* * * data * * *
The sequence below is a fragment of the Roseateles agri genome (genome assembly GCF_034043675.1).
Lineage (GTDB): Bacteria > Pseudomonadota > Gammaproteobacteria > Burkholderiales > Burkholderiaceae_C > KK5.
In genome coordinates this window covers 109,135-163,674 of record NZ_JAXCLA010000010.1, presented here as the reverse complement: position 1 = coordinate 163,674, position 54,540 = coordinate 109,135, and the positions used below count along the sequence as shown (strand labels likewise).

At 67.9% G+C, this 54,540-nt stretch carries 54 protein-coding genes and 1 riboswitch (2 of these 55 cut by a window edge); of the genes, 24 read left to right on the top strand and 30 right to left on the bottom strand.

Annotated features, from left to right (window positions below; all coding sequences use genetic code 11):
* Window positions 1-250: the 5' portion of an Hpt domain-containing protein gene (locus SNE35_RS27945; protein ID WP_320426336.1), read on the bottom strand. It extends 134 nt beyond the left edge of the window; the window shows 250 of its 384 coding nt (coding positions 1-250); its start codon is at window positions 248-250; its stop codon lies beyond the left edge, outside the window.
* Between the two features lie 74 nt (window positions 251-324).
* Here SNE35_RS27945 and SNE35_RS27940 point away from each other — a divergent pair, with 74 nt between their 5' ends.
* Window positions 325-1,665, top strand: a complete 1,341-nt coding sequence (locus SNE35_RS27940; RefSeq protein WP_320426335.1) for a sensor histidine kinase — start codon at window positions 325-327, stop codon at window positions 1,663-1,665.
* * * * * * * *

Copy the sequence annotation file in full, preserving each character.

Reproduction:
The sequence below is a fragment of the Roseateles agri genome (genome assembly GCF_034043675.1).
Lineage (GTDB): Bacteria > Pseudomonadota > Gammaproteobacteria > Burkholderiales > Burkholderiaceae_C > KK5.
In genome coordinates this window covers 109,135-163,674 of record NZ_JAXCLA010000010.1, presented here as the reverse complement: position 1 = coordinate 163,674, position 54,540 = coordinate 109,135, and the positions used below count along the sequence as shown (strand labels likewise).

At 67.9% G+C, this 54,540-nt stretch carries 54 protein-coding genes and 1 riboswitch (2 of these 55 cut by a window edge); of the genes, 24 read left to right on the top strand and 30 right to left on the bottom strand.

Annotated features, from left to right (window positions below; all coding sequences use genetic code 11):
* Window positions 1-250: the 5' portion of an Hpt domain-containing protein gene (locus SNE35_RS27945; protein ID WP_320426336.1), read on the bottom strand. It extends 134 nt beyond the left edge of the window; the window shows 250 of its 384 coding nt (coding positions 1-250); its start codon is at window positions 248-250; its stop codon lies beyond the left edge, outside the window.
* Between the two features lie 74 nt (window positions 251-324).
* Here SNE35_RS27945 and SNE35_RS27940 point away from each other — a divergent pair, with 74 nt between their 5' ends.
* Window positions 325-1,665, top strand: a complete 1,341-nt coding sequence (locus SNE35_RS27940; RefSeq protein WP_320426335.1) for a sensor histidine kinase — start codon at window positions 325-327, stop codon at window positions 1,663-1,665.